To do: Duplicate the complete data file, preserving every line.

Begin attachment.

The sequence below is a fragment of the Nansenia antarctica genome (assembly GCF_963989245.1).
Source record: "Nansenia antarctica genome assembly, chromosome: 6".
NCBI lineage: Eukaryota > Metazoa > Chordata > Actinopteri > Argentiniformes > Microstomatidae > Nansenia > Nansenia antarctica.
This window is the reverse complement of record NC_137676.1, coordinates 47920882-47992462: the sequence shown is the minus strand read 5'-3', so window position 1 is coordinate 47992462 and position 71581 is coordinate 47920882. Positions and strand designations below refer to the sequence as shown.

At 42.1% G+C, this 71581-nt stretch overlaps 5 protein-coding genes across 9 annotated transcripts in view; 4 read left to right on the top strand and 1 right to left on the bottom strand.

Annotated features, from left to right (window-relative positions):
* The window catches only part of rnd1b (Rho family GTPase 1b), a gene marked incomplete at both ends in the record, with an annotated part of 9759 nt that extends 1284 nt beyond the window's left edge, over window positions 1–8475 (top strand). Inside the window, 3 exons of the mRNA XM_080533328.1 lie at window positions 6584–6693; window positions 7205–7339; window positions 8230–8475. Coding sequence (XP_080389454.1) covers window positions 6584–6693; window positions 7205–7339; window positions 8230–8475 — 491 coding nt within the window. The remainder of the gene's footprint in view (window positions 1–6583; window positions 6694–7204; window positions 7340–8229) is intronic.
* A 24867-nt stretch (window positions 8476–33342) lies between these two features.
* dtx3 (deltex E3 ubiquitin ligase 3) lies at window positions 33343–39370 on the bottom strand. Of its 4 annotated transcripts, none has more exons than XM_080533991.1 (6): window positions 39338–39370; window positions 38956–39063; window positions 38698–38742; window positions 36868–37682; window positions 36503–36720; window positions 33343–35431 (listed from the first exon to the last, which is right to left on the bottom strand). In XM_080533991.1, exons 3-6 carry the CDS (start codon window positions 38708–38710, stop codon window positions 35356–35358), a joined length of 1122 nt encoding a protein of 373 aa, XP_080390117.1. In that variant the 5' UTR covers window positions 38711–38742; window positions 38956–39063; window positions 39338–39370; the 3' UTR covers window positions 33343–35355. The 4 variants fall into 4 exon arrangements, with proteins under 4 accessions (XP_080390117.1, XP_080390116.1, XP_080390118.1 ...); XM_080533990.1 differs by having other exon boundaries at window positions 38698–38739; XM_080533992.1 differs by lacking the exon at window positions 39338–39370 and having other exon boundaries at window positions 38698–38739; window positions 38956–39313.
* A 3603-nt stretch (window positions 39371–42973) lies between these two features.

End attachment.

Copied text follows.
The sequence below is a fragment of the Nansenia antarctica genome (assembly GCF_963989245.1).
Source record: "Nansenia antarctica genome assembly, chromosome: 6".
NCBI lineage: Eukaryota > Metazoa > Chordata > Actinopteri > Argentiniformes > Microstomatidae > Nansenia > Nansenia antarctica.
This window is the reverse complement of record NC_137676.1, coordinates 47920882-47992462: the sequence shown is the minus strand read 5'-3', so window position 1 is coordinate 47992462 and position 71581 is coordinate 47920882. Positions and strand designations below refer to the sequence as shown.

At 42.1% G+C, this 71581-nt stretch overlaps 5 protein-coding genes across 9 annotated transcripts in view; 4 read left to right on the top strand and 1 right to left on the bottom strand.

Annotated features, from left to right (window-relative positions):
* The window catches only part of rnd1b (Rho family GTPase 1b), a gene marked incomplete at both ends in the record, with an annotated part of 9759 nt that extends 1284 nt beyond the window's left edge, over window positions 1–8475 (top strand). Inside the window, 3 exons of the mRNA XM_080533328.1 lie at window positions 6584–6693; window positions 7205–7339; window positions 8230–8475. Coding sequence (XP_080389454.1) covers window positions 6584–6693; window positions 7205–7339; window positions 8230–8475 — 491 coding nt within the window. The remainder of the gene's footprint in view (window positions 1–6583; window positions 6694–7204; window positions 7340–8229) is intronic.
* A 24867-nt stretch (window positions 8476–33342) lies between these two features.
* dtx3 (deltex E3 ubiquitin ligase 3) lies at window positions 33343–39370 on the bottom strand. Of its 4 annotated transcripts, none has more exons than XM_080533991.1 (6): window positions 39338–39370; window positions 38956–39063; window positions 38698–38742; window positions 36868–37682; window positions 36503–36720; window positions 33343–35431 (listed from the first exon to the last, which is right to left on the bottom strand). In XM_080533991.1, exons 3-6 carry the CDS (start codon window positions 38708–38710, stop codon window positions 35356–35358), a joined length of 1122 nt encoding a protein of 373 aa, XP_080390117.1. In that variant the 5' UTR covers window positions 38711–38742; window positions 38956–39063; window positions 39338–39370; the 3' UTR covers window positions 33343–35355. The 4 variants fall into 4 exon arrangements, with proteins under 4 accessions (XP_080390117.1, XP_080390116.1, XP_080390118.1 ...); XM_080533990.1 differs by having other exon boundaries at window positions 38698–38739; XM_080533992.1 differs by lacking the exon at window positions 39338–39370 and having other exon boundaries at window positions 38698–38739; window positions 38956–39313.
* A 3603-nt stretch (window positions 39371–42973) lies between these two features.